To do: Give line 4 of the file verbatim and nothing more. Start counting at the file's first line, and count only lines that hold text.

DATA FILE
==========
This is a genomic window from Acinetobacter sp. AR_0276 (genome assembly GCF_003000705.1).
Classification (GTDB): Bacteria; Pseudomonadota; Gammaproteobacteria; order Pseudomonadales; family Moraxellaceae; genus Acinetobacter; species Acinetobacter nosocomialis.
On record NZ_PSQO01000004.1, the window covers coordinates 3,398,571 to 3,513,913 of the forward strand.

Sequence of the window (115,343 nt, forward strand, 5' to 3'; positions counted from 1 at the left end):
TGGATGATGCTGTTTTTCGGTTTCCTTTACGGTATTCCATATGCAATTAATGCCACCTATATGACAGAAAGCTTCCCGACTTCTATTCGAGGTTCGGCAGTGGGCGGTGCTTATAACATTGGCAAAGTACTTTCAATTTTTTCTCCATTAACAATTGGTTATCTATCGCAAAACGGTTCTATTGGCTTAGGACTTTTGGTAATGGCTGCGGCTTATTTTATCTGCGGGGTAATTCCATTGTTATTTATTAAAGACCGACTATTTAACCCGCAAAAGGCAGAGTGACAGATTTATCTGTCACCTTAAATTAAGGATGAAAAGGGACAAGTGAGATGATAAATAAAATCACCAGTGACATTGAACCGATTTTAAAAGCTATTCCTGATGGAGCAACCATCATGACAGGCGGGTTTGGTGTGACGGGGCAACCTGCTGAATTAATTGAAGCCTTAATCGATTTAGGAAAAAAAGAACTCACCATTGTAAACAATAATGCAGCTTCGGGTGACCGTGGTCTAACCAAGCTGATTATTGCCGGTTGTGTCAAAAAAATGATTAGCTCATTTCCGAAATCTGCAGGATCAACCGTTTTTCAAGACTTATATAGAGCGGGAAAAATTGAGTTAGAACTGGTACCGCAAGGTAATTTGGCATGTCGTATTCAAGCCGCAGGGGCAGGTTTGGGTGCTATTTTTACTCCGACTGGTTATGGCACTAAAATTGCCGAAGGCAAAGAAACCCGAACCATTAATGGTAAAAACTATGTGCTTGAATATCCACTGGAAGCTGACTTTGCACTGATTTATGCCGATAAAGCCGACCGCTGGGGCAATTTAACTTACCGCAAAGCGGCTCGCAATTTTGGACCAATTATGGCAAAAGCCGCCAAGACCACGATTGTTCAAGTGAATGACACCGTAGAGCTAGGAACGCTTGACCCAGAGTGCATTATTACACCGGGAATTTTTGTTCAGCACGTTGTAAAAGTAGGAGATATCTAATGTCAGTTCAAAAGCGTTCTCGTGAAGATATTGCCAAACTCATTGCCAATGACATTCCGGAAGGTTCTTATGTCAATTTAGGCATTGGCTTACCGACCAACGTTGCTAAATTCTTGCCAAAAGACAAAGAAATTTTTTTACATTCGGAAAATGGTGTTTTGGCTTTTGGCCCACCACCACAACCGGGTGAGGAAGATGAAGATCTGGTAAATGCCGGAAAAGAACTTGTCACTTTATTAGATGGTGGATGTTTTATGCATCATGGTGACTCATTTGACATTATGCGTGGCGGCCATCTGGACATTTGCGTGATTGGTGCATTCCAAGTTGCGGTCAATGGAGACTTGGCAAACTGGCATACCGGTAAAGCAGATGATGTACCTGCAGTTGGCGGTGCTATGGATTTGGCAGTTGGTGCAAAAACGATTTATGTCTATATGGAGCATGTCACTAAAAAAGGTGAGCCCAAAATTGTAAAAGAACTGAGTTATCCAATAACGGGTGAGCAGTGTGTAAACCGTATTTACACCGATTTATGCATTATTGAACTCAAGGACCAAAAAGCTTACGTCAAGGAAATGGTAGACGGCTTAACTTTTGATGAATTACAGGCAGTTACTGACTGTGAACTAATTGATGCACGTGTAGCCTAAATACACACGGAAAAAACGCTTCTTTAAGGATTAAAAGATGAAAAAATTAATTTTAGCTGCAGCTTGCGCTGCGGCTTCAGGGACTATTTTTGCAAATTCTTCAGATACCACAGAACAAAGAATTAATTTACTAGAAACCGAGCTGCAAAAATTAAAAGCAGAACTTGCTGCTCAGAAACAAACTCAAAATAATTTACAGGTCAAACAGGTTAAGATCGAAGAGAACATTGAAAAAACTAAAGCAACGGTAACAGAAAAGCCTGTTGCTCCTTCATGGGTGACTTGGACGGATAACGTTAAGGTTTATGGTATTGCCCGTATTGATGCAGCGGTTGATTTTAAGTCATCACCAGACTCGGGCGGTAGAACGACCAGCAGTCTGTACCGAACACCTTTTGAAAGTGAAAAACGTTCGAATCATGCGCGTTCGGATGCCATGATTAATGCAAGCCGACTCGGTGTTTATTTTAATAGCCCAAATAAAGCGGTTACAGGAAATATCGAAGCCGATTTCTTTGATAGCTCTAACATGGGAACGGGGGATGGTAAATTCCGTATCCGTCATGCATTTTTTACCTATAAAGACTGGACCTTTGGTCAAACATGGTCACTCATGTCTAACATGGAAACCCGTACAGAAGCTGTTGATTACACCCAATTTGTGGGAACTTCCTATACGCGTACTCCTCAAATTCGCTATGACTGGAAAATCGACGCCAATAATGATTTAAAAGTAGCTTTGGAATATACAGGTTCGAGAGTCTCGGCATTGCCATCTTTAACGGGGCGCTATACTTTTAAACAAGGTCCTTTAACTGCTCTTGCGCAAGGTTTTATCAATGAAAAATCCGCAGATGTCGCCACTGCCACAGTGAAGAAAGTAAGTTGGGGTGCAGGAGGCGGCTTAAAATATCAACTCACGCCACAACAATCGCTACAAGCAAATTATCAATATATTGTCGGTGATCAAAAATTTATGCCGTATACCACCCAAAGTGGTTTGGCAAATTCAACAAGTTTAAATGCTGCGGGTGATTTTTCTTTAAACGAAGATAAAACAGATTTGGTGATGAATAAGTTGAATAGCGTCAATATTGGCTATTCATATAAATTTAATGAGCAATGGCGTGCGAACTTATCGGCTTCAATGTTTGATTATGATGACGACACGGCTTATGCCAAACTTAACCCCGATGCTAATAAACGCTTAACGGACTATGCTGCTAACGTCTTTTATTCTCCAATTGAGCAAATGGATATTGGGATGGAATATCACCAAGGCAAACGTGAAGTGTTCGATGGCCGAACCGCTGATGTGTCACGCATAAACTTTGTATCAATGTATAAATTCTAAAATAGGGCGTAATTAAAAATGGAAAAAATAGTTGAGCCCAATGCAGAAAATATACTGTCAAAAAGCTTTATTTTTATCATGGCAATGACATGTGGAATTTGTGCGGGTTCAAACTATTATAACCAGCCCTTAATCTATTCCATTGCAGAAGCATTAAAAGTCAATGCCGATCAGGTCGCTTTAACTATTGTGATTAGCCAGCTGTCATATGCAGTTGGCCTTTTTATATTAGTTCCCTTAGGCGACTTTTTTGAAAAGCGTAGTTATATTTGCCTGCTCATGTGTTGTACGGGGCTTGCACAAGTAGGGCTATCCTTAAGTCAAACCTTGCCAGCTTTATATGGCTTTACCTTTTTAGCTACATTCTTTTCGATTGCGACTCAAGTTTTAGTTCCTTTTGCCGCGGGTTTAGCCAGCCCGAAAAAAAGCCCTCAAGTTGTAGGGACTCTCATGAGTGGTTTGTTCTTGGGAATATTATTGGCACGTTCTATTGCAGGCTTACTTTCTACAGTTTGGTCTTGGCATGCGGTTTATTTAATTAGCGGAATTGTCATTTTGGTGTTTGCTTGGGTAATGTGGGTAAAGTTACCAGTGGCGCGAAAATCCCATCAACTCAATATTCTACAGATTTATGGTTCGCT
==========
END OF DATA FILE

Sequence of the window (115,343 nt, forward strand, 5' to 3'; positions counted from 1 at the left end):